Lt. Proctor Thompson Group Headquarters - Ground Echelon
On the 16th, with a slightly smaller convoy, we set course for Saipan, where we anchored on 20 April, in the roadstead lying west of the island. It was there that Col. Scandretti, Major Brown, and Major. Shipman came aboard, with three precious sacks of l8285 mail rescued from the sands of Iwo. On the morning of the 21st, the Bloemfontein, in company with several other ships, left Saipan. On 24 April, the bleak, inhospitable shores of, APO 86 hove into view. As we rounded the tip of Suribachi the faint odor of sulphur wafted to our nostrils. The journey was ended; we had at last a home of sorts, a niblet of volcanic upthrust, a pinhead of land one day sodden with rain and the next filthy with flying dust." We debarked on the 25th . The dead Japs, the vegetation, dud shells, mines, rocks and caves had been cleared by 8lst service group bulldozers. We slept that night as the night found us, cold, uncomfortable, apprehensive. In the next few days., the setting up of our temporary, area was nothing but indescribably confusion. Pup tents, wall tents, pyramidal tents went up willy-nilly, helter-skelter, in no semblance of order. But toward the end of the month, the confusion diminished. Men were housed in 12-man squad tents, and officers moved up the slope to a cleared area below Bloody Ridge. The more tactically minded scraped out fox holes and slit trenches.
Meals were unadulterated C and K ration, mostly C which was substantial enough, but a trifle high in beans, and extremely-monotonous after the first few days. The first few nights were hideous with apprehension and rifle fire squeezed off by trigger-happy guards. Men crept to the latrine only when the pangs of a bulging bladder overcame their better judgment. One or perhaps two Japs wore sighted on Bloody Ridge during the third night. But, gradually, things quieted down. From this time forward, the main job was organization; organization of living areas, mess facilities, of the line. Construction of our airfield--strip 3, or North Field-- begun by the Seabees under Jap fire, was near completion on the fifth of May. The strip was dusty, bumpy, and by courtesy of Lucifer, sulphur-steam heated, but it was usable. The air echelon did not arrive on schedule because of dirty weather between Iwo and Tinian, but finally the skies cleared, and the planes came in. It was May 11.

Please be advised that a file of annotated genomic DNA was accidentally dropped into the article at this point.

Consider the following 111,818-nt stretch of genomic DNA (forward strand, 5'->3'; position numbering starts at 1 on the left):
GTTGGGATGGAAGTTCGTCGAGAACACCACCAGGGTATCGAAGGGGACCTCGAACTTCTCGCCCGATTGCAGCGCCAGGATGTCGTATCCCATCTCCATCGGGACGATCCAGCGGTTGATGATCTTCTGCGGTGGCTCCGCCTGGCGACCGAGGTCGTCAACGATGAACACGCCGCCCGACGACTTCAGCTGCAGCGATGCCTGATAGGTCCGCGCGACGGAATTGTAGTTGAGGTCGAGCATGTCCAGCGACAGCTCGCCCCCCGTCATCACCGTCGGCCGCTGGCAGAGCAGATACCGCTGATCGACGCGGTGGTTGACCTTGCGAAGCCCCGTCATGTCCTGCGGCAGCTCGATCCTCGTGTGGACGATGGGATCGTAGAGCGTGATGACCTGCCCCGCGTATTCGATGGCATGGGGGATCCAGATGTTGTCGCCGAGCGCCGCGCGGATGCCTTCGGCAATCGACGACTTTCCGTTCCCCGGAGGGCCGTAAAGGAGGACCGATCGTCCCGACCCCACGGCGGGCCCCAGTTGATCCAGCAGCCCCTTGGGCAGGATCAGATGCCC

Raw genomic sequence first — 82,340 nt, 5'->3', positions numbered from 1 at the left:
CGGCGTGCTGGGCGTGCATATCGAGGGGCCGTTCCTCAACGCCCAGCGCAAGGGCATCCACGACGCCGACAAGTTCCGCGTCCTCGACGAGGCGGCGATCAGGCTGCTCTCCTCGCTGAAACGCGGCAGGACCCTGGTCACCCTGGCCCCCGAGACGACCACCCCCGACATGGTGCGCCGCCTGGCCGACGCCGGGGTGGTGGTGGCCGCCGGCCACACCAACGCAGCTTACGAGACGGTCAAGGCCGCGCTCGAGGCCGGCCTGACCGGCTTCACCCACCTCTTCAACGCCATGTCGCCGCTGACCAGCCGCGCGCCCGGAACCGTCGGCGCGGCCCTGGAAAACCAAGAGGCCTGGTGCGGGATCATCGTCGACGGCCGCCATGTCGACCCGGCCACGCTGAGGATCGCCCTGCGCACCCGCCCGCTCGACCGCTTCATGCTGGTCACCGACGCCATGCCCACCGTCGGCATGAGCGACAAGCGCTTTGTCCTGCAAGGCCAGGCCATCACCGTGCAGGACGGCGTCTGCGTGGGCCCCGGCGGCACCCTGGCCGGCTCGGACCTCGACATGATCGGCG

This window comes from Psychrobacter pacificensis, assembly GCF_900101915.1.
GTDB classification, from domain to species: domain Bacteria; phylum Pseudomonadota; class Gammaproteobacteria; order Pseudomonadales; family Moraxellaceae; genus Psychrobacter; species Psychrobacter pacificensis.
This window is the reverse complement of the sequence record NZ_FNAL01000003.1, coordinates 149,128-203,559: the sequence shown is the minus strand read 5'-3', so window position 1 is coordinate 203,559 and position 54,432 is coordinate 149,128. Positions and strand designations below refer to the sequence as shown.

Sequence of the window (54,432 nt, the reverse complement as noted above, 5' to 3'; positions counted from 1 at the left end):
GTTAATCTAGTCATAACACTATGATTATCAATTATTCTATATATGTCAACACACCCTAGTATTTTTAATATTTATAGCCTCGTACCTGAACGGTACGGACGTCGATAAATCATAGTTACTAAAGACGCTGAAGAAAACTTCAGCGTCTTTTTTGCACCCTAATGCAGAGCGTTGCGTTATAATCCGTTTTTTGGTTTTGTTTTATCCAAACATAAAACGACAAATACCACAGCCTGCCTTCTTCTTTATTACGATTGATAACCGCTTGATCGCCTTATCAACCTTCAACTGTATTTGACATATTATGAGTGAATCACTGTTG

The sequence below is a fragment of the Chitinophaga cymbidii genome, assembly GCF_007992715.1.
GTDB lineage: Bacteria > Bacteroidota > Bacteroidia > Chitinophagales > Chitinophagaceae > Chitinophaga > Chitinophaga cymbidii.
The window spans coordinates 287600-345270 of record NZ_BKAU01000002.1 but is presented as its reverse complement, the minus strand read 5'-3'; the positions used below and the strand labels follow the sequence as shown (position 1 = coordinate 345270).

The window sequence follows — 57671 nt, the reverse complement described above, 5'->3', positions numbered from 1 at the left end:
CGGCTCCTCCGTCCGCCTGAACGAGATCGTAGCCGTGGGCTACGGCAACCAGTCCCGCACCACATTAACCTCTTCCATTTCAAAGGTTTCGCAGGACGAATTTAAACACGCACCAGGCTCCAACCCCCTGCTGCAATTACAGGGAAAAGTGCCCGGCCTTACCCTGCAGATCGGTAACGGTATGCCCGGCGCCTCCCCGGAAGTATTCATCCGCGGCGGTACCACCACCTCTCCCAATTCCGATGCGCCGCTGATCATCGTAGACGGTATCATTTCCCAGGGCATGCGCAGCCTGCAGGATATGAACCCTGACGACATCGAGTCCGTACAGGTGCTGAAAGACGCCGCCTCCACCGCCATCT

When the 506th F. G. with the 457th, 458th and 462nd squadrons arrived in mid-May, some of the strain of operations was eased for the first two groups. The 506th alternated with the 15th and 21st in making two group missions to the Japanese Empire targets, so one of the three could anticipate a stand-down when the schedule was set. It also allowed more time for crucial maintenance.
The story continues as the 506th begins operations.
>PLEASE GO TO IWO TO JAPAN<
Missions to Japan
Arrival time: 2/21/2024 at: 7:13:31 PM